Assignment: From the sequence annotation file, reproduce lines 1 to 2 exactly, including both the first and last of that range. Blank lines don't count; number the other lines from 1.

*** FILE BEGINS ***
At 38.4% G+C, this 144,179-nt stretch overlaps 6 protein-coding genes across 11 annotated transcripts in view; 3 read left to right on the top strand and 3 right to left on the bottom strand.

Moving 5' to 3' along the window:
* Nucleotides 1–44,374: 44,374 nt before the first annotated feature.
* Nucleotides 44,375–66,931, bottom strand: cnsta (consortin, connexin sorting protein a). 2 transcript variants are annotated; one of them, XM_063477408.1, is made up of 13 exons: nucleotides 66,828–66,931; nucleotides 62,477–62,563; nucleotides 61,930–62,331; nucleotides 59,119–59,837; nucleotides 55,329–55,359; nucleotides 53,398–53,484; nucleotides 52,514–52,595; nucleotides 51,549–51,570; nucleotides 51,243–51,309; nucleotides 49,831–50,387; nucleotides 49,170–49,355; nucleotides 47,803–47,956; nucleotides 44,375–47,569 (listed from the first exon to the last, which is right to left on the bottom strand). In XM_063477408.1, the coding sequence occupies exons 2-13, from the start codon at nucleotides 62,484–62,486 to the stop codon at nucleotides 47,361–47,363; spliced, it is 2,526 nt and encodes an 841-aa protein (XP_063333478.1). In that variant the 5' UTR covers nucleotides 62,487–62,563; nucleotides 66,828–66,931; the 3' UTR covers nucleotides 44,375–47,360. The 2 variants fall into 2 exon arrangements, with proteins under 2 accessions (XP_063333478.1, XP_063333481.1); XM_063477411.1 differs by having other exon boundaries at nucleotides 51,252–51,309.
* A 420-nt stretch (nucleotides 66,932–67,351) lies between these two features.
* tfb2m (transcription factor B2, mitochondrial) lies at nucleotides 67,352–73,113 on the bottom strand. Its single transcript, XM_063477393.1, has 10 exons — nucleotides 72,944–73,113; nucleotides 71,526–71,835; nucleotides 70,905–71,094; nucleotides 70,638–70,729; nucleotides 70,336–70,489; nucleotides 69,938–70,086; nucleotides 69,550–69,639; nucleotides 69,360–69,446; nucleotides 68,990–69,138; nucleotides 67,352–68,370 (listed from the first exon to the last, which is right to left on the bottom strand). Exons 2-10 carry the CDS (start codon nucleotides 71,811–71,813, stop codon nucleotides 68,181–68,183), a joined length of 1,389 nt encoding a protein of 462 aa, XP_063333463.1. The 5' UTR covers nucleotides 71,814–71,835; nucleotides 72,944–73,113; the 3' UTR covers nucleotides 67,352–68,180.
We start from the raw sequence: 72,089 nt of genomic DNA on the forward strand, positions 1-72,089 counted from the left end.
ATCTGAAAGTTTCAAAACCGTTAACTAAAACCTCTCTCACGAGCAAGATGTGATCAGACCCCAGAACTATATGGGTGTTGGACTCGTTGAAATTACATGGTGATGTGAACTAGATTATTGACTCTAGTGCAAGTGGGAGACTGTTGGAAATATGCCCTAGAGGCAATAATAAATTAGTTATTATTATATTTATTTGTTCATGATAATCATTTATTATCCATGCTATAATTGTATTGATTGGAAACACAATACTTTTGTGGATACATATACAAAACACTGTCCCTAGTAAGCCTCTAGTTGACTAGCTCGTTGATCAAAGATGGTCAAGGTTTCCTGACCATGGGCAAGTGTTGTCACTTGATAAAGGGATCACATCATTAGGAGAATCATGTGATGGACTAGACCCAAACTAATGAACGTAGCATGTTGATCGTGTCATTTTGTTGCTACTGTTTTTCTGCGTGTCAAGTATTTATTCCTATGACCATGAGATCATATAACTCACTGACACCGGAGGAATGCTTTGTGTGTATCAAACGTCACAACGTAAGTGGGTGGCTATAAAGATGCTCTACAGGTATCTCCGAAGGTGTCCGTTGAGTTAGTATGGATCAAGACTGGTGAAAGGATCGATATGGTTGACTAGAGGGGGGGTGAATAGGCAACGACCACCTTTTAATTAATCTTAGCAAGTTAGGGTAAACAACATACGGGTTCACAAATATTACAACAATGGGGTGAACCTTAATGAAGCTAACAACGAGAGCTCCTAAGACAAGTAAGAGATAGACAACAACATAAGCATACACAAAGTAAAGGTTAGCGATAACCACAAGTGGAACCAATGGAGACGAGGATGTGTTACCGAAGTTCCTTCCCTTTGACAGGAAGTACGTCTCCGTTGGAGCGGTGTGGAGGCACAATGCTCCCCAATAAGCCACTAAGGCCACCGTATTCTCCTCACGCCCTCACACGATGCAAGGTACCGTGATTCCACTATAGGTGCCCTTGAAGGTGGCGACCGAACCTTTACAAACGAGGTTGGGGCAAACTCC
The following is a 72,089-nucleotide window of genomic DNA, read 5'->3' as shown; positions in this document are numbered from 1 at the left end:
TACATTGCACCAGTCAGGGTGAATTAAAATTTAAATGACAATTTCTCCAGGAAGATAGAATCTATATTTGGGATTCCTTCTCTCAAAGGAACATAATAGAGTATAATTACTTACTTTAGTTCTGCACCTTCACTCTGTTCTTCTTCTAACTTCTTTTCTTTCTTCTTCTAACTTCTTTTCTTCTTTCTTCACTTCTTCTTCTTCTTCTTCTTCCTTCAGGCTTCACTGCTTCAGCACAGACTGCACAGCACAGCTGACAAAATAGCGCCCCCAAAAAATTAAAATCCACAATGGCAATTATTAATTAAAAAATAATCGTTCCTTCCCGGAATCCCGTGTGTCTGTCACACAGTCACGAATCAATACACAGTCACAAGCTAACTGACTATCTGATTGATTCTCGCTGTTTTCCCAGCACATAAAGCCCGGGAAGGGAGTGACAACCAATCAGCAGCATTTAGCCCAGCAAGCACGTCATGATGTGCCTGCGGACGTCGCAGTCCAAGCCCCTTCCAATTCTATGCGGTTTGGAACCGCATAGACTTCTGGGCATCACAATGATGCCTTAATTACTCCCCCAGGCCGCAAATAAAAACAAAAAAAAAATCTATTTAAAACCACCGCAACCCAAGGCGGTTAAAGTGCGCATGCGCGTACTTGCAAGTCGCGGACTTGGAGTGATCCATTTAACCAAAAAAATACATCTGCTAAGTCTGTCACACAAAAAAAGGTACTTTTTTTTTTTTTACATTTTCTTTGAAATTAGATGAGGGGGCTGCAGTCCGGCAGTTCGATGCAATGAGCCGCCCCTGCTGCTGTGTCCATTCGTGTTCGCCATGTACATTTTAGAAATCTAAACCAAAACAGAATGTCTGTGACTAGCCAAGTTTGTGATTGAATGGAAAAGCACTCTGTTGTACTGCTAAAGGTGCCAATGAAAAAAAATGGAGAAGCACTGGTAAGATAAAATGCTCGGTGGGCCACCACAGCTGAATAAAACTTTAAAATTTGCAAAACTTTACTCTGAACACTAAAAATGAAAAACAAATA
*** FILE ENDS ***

At 38.4% G+C, this 144,179-nt stretch overlaps 6 protein-coding genes across 11 annotated transcripts in view; 3 read left to right on the top strand and 3 right to left on the bottom strand.

Moving 5' to 3' along the window: